Diseases like cancer are heterogeneous, complicating how we understand them and, therefore, treatment. Immunotherapy has revolutionized cancer treatment, but many patients still face little or no clinical benefit with the same treatment. Recent high-dimensional technologies have allowed us the ability to understand the tissue ecosystem and its impact on treatment response. We are motivated by the questions of how the tissue microenvironment changes upon disease progression, before and after treatment, and if we can predict treatment responses based on blood immune cell signatures, with a special focus on neutrophils. A strong focus of the lab is characterizing and understanding neutrophils in wound healing. We wish to identify severe human burn biomarkers by looking at human samples and model organisms like zebrafish and mice.
We follow where science takes us. Currently, we leverage computational biology approaches, using high-dimensional data from multi-omics genome-wide (genomics and epigenomics) and single-cell assays, data mining, and bioinformatics. We develop and employ computational biology methods to mine publicly available data and in-house generated data for the specific questions we ask. We validate what we found in human data using independent data cohort, in vitro and in vivo approaches.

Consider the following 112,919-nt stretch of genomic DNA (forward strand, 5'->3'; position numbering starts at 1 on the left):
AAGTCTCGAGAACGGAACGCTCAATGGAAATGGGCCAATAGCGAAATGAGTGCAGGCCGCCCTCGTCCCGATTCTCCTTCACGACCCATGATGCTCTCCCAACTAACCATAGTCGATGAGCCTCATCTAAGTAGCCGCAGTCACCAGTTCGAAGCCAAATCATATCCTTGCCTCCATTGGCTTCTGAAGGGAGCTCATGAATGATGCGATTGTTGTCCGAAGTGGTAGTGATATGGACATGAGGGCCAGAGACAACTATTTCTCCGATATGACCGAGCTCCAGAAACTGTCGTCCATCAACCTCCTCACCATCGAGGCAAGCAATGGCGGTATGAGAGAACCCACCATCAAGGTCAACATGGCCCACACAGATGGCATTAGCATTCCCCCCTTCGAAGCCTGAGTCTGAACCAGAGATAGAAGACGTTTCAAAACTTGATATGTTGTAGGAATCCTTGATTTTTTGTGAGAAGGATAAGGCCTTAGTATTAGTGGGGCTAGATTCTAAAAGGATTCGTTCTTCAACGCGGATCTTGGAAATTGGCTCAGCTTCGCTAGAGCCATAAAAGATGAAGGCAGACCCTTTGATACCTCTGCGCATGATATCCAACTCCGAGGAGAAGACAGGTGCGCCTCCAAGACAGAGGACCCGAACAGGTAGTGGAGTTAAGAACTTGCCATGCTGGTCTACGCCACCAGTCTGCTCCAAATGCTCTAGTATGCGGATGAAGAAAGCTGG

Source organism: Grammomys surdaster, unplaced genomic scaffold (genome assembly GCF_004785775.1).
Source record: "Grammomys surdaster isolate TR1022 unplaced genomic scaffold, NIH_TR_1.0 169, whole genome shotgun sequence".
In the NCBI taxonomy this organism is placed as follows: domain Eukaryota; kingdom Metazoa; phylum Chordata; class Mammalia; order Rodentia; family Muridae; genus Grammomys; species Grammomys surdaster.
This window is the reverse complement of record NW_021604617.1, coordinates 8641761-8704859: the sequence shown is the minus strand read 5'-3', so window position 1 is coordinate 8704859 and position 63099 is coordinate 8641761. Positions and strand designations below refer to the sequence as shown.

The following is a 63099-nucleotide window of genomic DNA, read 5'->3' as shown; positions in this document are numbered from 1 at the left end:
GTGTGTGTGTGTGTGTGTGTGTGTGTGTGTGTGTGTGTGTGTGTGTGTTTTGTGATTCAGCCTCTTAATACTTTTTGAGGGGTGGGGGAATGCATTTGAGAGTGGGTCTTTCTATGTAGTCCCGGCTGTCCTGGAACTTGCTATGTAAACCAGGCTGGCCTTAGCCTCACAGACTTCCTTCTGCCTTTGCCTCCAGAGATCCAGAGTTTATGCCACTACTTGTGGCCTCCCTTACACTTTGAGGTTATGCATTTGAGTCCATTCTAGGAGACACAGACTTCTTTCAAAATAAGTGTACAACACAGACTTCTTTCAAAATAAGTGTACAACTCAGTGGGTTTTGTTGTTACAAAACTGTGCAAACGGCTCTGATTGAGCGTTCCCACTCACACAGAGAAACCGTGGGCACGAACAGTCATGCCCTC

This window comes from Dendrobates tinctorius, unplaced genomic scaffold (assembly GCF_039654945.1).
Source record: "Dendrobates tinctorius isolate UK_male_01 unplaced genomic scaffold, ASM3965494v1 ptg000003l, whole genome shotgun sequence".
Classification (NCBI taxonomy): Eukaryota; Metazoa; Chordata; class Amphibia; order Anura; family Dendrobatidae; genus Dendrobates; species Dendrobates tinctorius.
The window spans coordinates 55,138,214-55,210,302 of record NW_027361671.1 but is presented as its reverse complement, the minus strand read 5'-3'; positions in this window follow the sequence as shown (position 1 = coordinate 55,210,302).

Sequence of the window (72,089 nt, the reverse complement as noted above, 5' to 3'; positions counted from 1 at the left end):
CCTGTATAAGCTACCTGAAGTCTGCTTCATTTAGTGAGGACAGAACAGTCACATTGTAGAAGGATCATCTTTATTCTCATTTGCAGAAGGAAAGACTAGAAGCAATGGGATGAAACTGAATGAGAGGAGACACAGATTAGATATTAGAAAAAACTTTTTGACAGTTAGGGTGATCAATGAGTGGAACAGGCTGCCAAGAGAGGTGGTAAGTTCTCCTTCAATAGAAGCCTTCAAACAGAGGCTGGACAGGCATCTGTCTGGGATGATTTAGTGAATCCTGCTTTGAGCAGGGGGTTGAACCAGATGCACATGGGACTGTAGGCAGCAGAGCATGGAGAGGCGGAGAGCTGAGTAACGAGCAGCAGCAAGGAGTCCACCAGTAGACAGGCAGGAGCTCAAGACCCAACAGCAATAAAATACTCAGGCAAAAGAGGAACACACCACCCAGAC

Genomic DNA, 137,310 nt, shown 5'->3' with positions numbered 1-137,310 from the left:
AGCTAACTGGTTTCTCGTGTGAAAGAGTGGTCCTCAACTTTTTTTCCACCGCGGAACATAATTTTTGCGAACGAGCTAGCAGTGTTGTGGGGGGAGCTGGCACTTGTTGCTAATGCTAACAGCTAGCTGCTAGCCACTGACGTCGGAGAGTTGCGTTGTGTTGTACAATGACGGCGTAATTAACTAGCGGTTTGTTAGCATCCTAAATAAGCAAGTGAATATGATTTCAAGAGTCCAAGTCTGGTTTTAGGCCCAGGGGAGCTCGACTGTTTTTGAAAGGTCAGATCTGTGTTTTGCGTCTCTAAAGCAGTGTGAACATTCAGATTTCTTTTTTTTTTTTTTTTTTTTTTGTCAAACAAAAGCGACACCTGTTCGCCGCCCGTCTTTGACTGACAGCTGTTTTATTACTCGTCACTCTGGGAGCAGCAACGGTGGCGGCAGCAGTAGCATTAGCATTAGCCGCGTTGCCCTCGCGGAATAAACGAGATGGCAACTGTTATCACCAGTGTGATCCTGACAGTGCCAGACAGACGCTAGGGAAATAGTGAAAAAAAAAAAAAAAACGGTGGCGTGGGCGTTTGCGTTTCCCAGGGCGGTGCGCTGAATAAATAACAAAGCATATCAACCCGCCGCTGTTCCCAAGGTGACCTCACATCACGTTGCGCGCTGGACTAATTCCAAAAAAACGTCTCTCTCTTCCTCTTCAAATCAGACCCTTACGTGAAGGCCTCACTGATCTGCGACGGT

Ultimately, we aim to understand how the immune tissue microenvironment changes toward finding immunotherapeutic biomarkers and targets.
Although our central questions focus on the biomedical context, we are open to the collaborative environment in Madison to explore similar questions in other exciting areas.
Former and current undergraduate students won prestigious fellowship
Sophia Ibargüen, a former MSTP summer scholar, won NIH’s Postbaccalaureate Intramural Research Training Award. Alicia Tee won the prestigious NSF REU program in Medical Informatics (13% acceptance rate) this summer. Congratulations!April 3, 2023
Collaborative AAI 2023 Intersect Fellowship for Computational Scientists and Immunologists awarded
Our collaborative project led by Yiran Hou, a postdoc in Anna Huttenlocher’s lab, has been funded. AAI Intersect Fellowship is designed to get a wet/dry lab postdoc to work in the interface of both fields …March 18, 2023
Skin Diseases Research Center pilot project awarded
We are excited to be awarded a pilot grant to study the roles of neutrophil heterogeneity in burn injury at the Skin Diseases Research Center at the University of Wisconsin (UWSDRC).March 16, 2023
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